What is in this article?:
- Broad contours of new farm bill begin to emerge
- Producer would pay subsidized premium
- For now, members of a Senate agricultural panel have fleshed out the broad contours of a new bill, though a host of questions remain.
- Statements by Collin Peterson, ranking Democratic member of the GOP-controlled House agricultural committee, indicate that lawmakers may end up considering three commodity program options.
While a new farm bill already is being painted with broad strokes, one expert cautions that all of this will likely be modified by two factors over the next few months — the looming federal budget deficit and the upcoming federal election.
For now, members of a Senate agricultural panel have fleshed out the broad contours of a new bill, though a host of questions remain.
Among these: The future of commodity programs and, more specifically, how to integrate these with conservation programs, especially in these lean fiscal times.
Statements by Collin Peterson, ranking Democratic member of the GOP-controlled House agricultural committee, indicate that lawmakers may end up considering three commodity program options, according to Jim Novak, an Alabama Cooperative Extension System economist and Auburn University professor of agricultural economics.
“Peterson stated this recently, and it seems to have been backed up by other members of his committee,” Novak says.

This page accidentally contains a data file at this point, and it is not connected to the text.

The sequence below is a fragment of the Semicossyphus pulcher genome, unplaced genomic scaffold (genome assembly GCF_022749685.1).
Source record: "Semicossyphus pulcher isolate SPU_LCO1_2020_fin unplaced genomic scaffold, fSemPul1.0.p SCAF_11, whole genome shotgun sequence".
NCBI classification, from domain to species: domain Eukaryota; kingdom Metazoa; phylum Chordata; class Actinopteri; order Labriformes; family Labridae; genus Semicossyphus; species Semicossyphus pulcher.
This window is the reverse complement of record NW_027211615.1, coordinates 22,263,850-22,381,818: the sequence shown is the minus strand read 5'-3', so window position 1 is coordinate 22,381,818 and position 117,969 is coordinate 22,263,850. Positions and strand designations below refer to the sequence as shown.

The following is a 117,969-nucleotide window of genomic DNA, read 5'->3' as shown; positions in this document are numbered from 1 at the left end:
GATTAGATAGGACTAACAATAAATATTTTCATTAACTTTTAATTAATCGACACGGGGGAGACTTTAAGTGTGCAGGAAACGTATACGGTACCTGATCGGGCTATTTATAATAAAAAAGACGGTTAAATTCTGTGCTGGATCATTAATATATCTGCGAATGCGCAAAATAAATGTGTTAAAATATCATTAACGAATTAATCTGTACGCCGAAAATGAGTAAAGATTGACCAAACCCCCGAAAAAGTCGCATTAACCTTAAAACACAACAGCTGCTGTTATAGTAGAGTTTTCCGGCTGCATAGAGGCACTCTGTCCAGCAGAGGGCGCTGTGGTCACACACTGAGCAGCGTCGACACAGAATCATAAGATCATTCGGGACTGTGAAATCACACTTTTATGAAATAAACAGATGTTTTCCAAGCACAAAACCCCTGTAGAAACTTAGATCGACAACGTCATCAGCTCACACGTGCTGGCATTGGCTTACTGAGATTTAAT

For now, Novak says it also appears that upland cotton may have its own program, which will be dubbed STAX, an acronym for Stacked Income Protection Plan.
“The program would serve as a revenue insurance-type program,” he says. “It will likely complement current crop insurance, though we’re unsure at this point how much coverage it will provide.
“What is being discussed is a range of between 5 and 30 percent on top of current crop insurance coverage,” he says.
The STAX proposal for cotton reflects the lawmakers’ pervasive concerns about the Brazilian-led World Trade Organization suit and is currently envisioned as a replacement for current program payments. “Whether counter-cyclical payments for cotton will be carried over into the next farm bill as an option seems very unlikely but remains an open question,” Novak says.